Wednesday, April 18, 2007

TurboTax failure

For four hours last night I tried to file my taxes electronically using Intuit's TurboTax online service. The service was down and it was impossible to submit. Their error message actually told us they were experiencing too much traffic, and that we should try coming back on April 17 and try again between 4am and 4pm. Being that it was already 8pm that might have been a tad difficult. I haven't quite mastered my time travel.

I've filed electronically through TurboTax for several years, and being an IT person perhaps I place more faith in these systems being properly engineered than I should. Actually, I should know better. BUT, you don't expect a service the size of Intuit to have underestimated the potential load on their servers. Actually, they should know exactly the load to expect. It's not like they are a start-up trying to refine their software and experiencing unexpected surges in traffic. So, this is not the sort of massive failure that should be tolerated.

The company's spokeperson had this to say about their problem:
The Mountain View-based company contacted the IRS to alert the agency to the backlog, Pforzheimer said. While stopping short of promising that filers whose returns fail to reach the government before the deadline would not be penalized, he said, "it's fair to say the IRS understands what the situation is" and would have a statement about the situation Wednesday.

"Don't wait until the last minute is the moral of the story," he said.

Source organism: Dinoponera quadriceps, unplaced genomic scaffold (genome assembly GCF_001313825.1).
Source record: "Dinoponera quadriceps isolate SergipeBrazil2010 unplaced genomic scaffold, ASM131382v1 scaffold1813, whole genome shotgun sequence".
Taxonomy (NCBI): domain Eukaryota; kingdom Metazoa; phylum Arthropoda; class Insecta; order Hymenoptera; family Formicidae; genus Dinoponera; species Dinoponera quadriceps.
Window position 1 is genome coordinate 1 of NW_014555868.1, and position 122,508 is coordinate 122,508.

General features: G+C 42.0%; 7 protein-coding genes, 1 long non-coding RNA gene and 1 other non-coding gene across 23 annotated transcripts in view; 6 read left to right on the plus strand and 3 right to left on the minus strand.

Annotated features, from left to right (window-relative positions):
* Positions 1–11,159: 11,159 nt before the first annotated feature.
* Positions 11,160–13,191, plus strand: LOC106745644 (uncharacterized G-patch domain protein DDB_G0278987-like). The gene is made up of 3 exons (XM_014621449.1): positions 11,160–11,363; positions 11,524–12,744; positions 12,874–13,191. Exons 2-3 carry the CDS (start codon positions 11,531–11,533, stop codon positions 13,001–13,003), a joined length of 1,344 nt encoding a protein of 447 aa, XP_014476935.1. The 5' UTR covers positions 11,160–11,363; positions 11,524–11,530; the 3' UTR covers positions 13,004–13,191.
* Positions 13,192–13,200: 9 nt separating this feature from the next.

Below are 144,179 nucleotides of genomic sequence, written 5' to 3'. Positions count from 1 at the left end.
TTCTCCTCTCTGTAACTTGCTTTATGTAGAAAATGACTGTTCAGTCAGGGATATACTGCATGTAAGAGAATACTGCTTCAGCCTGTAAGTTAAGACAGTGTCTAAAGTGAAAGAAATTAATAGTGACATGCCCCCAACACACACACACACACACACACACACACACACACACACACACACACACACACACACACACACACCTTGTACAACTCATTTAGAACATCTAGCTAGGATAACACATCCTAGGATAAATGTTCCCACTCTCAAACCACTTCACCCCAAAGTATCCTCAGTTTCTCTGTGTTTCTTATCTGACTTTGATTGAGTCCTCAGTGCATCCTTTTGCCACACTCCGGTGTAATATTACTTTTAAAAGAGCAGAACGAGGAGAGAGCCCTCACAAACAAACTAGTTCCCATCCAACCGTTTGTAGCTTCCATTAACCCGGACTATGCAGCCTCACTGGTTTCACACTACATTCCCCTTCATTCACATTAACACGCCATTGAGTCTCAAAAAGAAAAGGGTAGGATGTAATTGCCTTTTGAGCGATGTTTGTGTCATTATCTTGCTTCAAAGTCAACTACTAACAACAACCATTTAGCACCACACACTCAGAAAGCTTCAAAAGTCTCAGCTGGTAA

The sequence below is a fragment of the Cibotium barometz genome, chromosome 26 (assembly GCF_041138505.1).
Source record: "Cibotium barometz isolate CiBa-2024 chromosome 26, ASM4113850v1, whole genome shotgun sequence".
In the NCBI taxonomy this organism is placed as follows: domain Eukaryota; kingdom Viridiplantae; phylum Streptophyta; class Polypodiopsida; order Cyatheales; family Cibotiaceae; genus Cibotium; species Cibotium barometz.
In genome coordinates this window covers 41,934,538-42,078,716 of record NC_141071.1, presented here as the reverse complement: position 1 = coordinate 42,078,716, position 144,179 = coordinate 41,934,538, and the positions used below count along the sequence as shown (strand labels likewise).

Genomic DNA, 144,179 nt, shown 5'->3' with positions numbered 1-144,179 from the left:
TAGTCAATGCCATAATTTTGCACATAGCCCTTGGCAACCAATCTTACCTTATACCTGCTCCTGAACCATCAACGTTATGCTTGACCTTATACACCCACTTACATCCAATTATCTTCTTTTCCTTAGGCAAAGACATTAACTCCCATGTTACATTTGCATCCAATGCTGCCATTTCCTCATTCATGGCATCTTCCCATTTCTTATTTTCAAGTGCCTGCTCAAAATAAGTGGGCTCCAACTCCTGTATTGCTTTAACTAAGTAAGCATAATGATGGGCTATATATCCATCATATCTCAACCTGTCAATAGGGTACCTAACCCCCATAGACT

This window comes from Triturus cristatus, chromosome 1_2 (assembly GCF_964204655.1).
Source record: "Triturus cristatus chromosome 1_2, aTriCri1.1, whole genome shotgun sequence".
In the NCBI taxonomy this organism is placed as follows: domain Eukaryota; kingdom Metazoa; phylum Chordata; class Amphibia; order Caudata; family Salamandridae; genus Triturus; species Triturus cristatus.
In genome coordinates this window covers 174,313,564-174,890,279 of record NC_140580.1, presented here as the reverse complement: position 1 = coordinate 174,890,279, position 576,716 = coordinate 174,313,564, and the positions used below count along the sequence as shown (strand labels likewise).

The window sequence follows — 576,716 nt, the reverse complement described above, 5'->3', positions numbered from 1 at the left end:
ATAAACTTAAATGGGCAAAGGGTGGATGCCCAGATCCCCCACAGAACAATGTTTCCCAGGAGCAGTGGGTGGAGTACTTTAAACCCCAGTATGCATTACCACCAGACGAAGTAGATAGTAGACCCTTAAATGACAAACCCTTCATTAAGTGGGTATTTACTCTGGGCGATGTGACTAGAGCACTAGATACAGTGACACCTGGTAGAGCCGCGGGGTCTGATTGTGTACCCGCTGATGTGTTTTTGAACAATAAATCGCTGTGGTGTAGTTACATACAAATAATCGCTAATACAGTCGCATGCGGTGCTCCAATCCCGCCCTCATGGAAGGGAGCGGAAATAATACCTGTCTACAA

You have got to me kidding me! Let me speculate that Mr Pforzheimer will not survive in his current position for much longer. I would suggest that perhaps he should have taken Yehuda Berlinger's advice on how to issue a proper apology, and in this instance he should be talking specifically about what they will be doing to make amends to affected customers. Here's some free advice for Mr. Pforzheimer, WHEN YOU SCREW UP DO NOT TRY TO PLACE THE BLAME ON THE PEOPLE YOU HAVE HARMED!

If you want to see a corporate marketing problem of unbelievable proportions check out Intuit's customer forums. I'm sure they never imagined their forums being used to bash the company in this way. So much for radical transparency. Here's a taste:



1. Dispute the charge
2. Tell everyone you know and blog online
3. Sell Intuit stock short tomorrow, I suspect it will go down
4. Talk to a lawyer about a class action lawsuit
5. Use other software next year
6. Don't upgrade Quicken (it rarely adds anything) or goto Microsoft Money (does the same exact stuff)

Have to love it!

I ended up giving up on Intuit and paid my taxes using Offical Payments. It worked nicely, but cost me an additional $104. Did I mention that Intuit charged me twice for filing even though it never actually worked? I'll be looking for my refund check from Intuit, and for another service to use next year.

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